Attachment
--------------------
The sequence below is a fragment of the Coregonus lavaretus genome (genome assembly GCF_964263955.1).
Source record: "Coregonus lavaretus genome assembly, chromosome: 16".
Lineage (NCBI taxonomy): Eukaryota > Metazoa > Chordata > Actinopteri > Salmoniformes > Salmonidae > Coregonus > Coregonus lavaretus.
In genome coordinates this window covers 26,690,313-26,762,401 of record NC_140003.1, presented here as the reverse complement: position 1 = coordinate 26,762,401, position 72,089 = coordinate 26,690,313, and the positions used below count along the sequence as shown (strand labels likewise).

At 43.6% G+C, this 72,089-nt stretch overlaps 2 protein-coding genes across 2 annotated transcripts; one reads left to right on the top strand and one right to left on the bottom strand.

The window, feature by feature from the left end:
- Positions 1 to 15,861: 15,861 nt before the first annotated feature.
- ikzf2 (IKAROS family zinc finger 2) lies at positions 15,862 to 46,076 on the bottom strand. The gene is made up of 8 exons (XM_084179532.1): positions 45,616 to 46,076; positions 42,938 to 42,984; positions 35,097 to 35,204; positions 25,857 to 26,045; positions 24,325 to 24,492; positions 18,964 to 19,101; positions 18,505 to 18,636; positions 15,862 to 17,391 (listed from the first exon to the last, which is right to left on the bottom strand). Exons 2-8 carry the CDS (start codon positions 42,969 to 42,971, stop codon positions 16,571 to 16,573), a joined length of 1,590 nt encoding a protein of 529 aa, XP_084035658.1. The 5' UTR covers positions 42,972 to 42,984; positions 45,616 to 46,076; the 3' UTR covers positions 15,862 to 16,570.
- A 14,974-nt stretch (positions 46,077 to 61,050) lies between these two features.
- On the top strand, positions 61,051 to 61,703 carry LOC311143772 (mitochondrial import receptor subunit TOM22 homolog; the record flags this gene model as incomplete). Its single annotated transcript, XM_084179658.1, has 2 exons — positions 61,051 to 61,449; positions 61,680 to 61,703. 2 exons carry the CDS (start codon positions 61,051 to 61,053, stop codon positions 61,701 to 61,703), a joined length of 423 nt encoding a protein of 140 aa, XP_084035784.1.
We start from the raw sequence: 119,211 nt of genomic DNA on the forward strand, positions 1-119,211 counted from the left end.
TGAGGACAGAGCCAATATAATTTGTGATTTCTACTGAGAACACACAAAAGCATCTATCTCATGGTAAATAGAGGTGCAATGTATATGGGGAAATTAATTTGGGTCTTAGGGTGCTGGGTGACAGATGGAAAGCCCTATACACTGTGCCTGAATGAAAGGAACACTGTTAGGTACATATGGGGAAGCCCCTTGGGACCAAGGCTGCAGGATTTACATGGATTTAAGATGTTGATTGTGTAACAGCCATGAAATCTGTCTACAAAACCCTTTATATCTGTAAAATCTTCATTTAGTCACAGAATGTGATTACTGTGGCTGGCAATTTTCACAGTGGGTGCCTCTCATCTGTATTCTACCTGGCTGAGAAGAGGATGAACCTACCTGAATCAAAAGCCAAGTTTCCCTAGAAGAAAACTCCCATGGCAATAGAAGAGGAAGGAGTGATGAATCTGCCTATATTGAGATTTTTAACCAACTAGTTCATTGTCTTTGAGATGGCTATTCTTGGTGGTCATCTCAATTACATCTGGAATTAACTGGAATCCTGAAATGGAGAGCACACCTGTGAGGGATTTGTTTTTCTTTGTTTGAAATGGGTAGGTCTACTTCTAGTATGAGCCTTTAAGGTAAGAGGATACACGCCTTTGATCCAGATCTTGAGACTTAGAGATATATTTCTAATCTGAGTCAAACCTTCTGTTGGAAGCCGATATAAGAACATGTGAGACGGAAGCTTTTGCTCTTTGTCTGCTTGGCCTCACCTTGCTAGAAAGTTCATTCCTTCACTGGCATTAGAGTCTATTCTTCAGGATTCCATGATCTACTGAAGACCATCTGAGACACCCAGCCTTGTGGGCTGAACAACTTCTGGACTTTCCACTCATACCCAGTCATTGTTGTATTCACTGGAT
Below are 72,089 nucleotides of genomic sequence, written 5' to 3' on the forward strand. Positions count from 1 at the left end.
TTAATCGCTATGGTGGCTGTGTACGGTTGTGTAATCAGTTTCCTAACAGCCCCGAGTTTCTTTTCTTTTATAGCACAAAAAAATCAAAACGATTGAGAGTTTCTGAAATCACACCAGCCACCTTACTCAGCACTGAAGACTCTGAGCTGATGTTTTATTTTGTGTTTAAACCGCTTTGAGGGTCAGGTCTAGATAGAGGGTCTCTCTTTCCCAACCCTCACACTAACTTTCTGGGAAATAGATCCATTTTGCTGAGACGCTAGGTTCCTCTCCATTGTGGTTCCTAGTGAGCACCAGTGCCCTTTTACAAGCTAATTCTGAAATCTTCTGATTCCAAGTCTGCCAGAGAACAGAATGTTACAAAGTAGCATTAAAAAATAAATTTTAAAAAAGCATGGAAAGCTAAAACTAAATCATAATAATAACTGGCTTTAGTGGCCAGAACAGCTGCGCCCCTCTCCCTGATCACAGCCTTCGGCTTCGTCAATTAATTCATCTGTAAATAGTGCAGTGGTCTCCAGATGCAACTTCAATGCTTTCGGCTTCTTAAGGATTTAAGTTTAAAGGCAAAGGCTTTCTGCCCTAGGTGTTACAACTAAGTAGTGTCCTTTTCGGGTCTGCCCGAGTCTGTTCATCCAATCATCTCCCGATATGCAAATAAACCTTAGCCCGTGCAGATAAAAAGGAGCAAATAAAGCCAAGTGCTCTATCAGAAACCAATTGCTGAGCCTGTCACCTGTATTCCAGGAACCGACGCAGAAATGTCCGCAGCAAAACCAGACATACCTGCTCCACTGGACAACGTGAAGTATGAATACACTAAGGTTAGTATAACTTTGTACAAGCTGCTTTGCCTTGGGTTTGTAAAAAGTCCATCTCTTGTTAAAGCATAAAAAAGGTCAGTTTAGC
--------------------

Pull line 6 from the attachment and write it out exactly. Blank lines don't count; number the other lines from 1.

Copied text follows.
The window, feature by feature from the left end: